- The Chinese Brush Painting Bible by Jane Dwight has a single page entry that offers enough guidance to get you started. She does rocks first, then the water.
- The Mustard Seed Garden Manual of Painting provides 12 full pages of direction with illustrations on waterfall painting, from high streams to low ones, from multi-tiered falls, to single ripples, and even one thundering under a rocky bridge.
- The How and Why of Chinese Painting by Dianna Kan has two pages of guidance. She advocates strongly for the path of the water first, elaborating on the feminine nature of water cited above.
- Caroline and Susan Self offer three pages of illustrated direction in The Art of Chinese Brush Painting. They describe a fun ‘splash ink’ technique: you wet four sheets of paper and then splash or dribble on dark ink where rocky banks might be located so that it penetrates all four, separate the sheets and then define on each how the water would flow through the splotches.
- Li Xiongcai’s Landscape Painting has seven pages of full compositions demonstrating different kinds of waterfalls; both his narrative and illustrations are clearly based on the examples given in the MSGM. Both are unclear as to the preferred order of painting (water or banks first) but they offer a wide variety of kinds of waterfalls, and also stress the relationship between the water and surrounding rocks.
I also looked for demonstration videos and found two:
2. And then from Virginia Lloyd-Davis is a promo demo for a longer instructional video for waterfall painting. She uses a medium-sized mountain hair brush on rice paper and shows how to add fall colors and mountain mist to the scene. Her point that ‘less is more’ when it comes to placing strokes to define the water tumbling around rocks is repeated throughout all of my resources above.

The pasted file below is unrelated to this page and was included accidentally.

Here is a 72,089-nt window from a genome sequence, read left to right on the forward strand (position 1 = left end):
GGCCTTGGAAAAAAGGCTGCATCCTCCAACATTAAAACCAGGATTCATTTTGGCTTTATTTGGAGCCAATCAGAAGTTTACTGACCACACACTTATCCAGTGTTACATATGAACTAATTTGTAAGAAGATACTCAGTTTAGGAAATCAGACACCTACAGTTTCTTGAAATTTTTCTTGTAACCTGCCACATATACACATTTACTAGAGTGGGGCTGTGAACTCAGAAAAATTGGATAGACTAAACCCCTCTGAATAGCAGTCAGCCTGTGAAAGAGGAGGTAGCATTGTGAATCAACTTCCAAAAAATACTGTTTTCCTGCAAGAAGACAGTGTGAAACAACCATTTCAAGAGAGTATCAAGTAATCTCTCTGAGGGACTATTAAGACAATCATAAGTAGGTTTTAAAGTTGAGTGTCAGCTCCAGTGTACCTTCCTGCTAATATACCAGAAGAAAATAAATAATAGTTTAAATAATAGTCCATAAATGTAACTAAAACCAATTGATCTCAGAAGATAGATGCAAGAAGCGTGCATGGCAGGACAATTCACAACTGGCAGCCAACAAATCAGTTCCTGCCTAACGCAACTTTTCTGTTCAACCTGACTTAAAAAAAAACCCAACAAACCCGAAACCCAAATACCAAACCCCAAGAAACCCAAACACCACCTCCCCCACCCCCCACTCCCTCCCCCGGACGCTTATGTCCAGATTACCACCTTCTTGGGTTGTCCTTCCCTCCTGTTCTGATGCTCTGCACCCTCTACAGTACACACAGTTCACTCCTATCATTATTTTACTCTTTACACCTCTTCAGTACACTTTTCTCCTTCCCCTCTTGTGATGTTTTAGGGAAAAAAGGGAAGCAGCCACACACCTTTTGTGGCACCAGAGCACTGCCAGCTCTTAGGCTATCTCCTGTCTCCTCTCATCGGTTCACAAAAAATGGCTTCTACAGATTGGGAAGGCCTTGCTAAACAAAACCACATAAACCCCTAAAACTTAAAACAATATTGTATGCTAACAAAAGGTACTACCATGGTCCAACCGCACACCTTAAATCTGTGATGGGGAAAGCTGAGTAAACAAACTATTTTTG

Start at the source
The key characteristic of water is running, according to Xiongcai, and a stream thus gives life to a mountain. Whether it is narrow or wide, trickling or cascading, gurgling or thundering is all determined by the rock around it. A painter should thus spend considerable time reflecting on that relationship before putting brush to paper.
How better to do so than actually parking yourself at the bank of a stream or waterfall and thoroughly immersing yourself in its essence? In the past the extent of my contemplation at waterside has been more along the lines of the poem by Frederick George Scott (why hurry little river, why hurry to the sea….)
On a recent trip into my home province’s northern reaches I got to sit by not one but two wonderful waterfalls and study just how their rocky bounds defined them. One location, Rainbow Falls near McBride, BC was a familiar haunt. I had visited it often in my childhood. The rocky ledges have not changed noticeably in over six decades. The falls appear differently depending on the volume of water tumbling through the rocky niche.
The second was new to me, but oh how very ancient the setting is! The Ancient Forest located some 94 kilometers west of McBride near Dome Creek has trees estimated to be 1000 or more years old, one measuring at least 16 feet in diameter! In less than a decade since their discovery, volunteer work crews have worked on walkways, including a universally accessible portion that leads to Treebeard Falls.